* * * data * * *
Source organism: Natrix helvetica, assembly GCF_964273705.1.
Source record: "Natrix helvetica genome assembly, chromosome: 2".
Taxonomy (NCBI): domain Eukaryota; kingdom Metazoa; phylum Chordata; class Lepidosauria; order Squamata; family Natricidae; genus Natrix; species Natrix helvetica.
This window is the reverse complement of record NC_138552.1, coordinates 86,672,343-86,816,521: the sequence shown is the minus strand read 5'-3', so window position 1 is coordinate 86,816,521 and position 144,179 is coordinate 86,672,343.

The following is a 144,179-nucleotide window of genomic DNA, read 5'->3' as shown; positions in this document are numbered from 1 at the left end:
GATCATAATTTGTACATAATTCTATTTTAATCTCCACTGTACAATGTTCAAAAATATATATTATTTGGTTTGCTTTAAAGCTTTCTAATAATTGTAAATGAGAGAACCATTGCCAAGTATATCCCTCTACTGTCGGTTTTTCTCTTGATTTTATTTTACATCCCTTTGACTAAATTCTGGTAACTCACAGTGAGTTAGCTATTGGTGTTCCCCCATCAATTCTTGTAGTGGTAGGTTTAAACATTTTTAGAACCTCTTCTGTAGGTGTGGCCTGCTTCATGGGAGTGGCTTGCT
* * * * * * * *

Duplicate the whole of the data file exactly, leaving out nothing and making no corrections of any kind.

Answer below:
Source organism: Natrix helvetica, assembly GCF_964273705.1.
Source record: "Natrix helvetica genome assembly, chromosome: 2".
Taxonomy (NCBI): domain Eukaryota; kingdom Metazoa; phylum Chordata; class Lepidosauria; order Squamata; family Natricidae; genus Natrix; species Natrix helvetica.
This window is the reverse complement of record NC_138552.1, coordinates 86,672,343-86,816,521: the sequence shown is the minus strand read 5'-3', so window position 1 is coordinate 86,816,521 and position 144,179 is coordinate 86,672,343.

The following is a 144,179-nucleotide window of genomic DNA, read 5'->3' as shown; positions in this document are numbered from 1 at the left end:
GATCATAATTTGTACATAATTCTATTTTAATCTCCACTGTACAATGTTCAAAAATATATATTATTTGGTTTGCTTTAAAGCTTTCTAATAATTGTAAATGAGAGAACCATTGCCAAGTATATCCCTCTACTGTCGGTTTTTCTCTTGATTTTATTTTACATCCCTTTGACTAAATTCTGGTAACTCACAGTGAGTTAGCTATTGGTGTTCCCCCATCAATTCTTGTAGTGGTAGGTTTAAACATTTTTAGAACCTCTTCTGTAGGTGTGGCCTGCTTCATGGGAGTGGCTTGCT